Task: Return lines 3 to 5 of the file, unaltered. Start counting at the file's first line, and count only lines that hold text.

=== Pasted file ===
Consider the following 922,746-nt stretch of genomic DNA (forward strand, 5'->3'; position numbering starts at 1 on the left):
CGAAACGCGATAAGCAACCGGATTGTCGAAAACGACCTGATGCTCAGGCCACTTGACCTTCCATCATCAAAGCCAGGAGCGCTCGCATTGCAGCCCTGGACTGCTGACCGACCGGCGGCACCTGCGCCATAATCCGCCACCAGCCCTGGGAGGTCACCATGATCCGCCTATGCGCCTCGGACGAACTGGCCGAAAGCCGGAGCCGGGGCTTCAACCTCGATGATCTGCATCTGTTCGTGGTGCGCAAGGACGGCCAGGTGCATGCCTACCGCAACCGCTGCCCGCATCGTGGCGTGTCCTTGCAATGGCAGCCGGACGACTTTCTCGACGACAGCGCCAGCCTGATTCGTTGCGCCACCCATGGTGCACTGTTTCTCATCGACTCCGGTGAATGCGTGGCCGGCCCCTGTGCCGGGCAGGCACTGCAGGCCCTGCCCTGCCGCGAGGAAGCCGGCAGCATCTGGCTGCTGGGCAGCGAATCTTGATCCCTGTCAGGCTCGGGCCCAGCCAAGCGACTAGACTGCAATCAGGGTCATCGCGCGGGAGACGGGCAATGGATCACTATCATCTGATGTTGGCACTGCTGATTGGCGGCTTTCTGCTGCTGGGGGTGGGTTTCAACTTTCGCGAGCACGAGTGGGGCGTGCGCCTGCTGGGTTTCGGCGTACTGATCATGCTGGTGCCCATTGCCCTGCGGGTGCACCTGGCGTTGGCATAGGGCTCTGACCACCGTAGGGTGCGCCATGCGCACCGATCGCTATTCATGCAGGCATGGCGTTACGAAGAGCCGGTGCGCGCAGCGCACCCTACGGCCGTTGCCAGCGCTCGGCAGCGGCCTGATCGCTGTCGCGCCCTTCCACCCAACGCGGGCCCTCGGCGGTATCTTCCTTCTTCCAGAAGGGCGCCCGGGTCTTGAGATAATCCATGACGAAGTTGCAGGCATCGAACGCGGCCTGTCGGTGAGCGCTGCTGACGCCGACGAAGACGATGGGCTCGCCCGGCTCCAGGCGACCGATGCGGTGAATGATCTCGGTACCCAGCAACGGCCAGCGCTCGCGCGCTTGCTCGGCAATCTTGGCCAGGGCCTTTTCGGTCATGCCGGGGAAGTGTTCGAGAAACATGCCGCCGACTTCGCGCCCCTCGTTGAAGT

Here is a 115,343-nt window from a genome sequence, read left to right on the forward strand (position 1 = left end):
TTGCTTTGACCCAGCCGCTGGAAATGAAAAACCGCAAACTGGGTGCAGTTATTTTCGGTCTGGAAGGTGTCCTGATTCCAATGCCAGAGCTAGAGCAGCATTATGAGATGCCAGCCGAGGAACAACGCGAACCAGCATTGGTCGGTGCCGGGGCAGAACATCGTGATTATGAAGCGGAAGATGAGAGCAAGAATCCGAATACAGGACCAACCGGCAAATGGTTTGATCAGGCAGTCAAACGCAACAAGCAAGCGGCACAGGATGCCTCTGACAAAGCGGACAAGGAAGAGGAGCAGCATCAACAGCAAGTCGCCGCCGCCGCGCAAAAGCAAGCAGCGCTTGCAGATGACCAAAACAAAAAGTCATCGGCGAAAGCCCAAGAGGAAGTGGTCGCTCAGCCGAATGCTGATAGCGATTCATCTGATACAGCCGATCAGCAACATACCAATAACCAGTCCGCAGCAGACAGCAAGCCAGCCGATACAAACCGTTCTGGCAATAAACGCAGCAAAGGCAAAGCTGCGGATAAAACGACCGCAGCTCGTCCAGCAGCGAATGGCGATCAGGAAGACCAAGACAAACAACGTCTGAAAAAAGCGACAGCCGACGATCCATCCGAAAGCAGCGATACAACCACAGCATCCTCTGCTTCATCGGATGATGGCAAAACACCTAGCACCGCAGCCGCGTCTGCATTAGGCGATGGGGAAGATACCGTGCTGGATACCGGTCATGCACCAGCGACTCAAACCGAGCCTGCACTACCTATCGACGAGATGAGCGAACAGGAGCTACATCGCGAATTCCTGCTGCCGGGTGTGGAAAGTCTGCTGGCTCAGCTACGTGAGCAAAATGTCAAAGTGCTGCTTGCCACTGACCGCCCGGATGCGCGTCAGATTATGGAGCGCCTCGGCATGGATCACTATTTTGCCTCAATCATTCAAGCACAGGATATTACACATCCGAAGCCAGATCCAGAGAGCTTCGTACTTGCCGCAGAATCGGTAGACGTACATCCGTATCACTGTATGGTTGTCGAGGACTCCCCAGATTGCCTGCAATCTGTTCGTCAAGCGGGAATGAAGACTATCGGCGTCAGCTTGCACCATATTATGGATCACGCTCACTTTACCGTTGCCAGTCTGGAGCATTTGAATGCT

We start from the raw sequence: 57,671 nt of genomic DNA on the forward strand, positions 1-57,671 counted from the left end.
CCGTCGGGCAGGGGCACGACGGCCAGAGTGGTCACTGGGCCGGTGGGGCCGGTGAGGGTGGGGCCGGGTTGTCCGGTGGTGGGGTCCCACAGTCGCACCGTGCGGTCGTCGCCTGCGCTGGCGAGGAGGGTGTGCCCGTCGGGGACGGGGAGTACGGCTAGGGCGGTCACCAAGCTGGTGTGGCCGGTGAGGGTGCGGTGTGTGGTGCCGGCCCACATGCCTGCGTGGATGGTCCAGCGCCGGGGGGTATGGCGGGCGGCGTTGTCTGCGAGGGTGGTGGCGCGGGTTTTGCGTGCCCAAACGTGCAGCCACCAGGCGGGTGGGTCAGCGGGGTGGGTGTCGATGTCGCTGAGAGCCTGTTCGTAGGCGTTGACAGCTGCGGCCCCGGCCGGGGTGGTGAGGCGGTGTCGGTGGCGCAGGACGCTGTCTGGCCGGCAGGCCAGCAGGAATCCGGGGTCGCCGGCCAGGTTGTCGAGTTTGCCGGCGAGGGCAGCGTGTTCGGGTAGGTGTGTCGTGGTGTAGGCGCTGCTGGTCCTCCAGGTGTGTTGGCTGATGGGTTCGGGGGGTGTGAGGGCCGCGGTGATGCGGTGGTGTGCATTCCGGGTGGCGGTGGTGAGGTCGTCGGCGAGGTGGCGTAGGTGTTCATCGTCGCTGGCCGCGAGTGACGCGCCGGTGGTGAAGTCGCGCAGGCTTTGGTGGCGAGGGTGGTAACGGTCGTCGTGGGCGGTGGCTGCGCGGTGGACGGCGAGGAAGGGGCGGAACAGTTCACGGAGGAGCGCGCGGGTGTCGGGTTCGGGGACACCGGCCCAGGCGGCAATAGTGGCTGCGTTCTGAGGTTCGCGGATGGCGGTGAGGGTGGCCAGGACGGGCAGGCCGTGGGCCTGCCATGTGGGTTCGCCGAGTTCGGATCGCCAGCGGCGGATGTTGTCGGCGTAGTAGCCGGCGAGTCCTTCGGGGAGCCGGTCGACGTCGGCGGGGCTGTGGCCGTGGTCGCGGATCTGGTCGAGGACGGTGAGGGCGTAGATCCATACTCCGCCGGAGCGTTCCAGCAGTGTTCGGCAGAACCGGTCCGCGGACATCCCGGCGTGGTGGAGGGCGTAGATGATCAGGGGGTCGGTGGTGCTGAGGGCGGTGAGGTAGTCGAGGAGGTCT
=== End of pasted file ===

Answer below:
Here is a 115,343-nt window from a genome sequence, read left to right on the forward strand (position 1 = left end):
TTGCTTTGACCCAGCCGCTGGAAATGAAAAACCGCAAACTGGGTGCAGTTATTTTCGGTCTGGAAGGTGTCCTGATTCCAATGCCAGAGCTAGAGCAGCATTATGAGATGCCAGCCGAGGAACAACGCGAACCAGCATTGGTCGGTGCCGGGGCAGAACATCGTGATTATGAAGCGGAAGATGAGAGCAAGAATCCGAATACAGGACCAACCGGCAAATGGTTTGATCAGGCAGTCAAACGCAACAAGCAAGCGGCACAGGATGCCTCTGACAAAGCGGACAAGGAAGAGGAGCAGCATCAACAGCAAGTCGCCGCCGCCGCGCAAAAGCAAGCAGCGCTTGCAGATGACCAAAACAAAAAGTCATCGGCGAAAGCCCAAGAGGAAGTGGTCGCTCAGCCGAATGCTGATAGCGATTCATCTGATACAGCCGATCAGCAACATACCAATAACCAGTCCGCAGCAGACAGCAAGCCAGCCGATACAAACCGTTCTGGCAATAAACGCAGCAAAGGCAAAGCTGCGGATAAAACGACCGCAGCTCGTCCAGCAGCGAATGGCGATCAGGAAGACCAAGACAAACAACGTCTGAAAAAAGCGACAGCCGACGATCCATCCGAAAGCAGCGATACAACCACAGCATCCTCTGCTTCATCGGATGATGGCAAAACACCTAGCACCGCAGCCGCGTCTGCATTAGGCGATGGGGAAGATACCGTGCTGGATACCGGTCATGCACCAGCGACTCAAACCGAGCCTGCACTACCTATCGACGAGATGAGCGAACAGGAGCTACATCGCGAATTCCTGCTGCCGGGTGTGGAAAGTCTGCTGGCTCAGCTACGTGAGCAAAATGTCAAAGTGCTGCTTGCCACTGACCGCCCGGATGCGCGTCAGATTATGGAGCGCCTCGGCATGGATCACTATTTTGCCTCAATCATTCAAGCACAGGATATTACACATCCGAAGCCAGATCCAGAGAGCTTCGTACTTGCCGCAGAATCGGTAGACGTACATCCGTATCACTGTATGGTTGTCGAGGACTCCCCAGATTGCCTGCAATCTGTTCGTCAAGCGGGAATGAAGACTATCGGCGTCAGCTTGCACCATATTATGGATCACGCTCACTTTACCGTTGCCAGTCTGGAGCATTTGAATGCT

We start from the raw sequence: 57,671 nt of genomic DNA on the forward strand, positions 1-57,671 counted from the left end.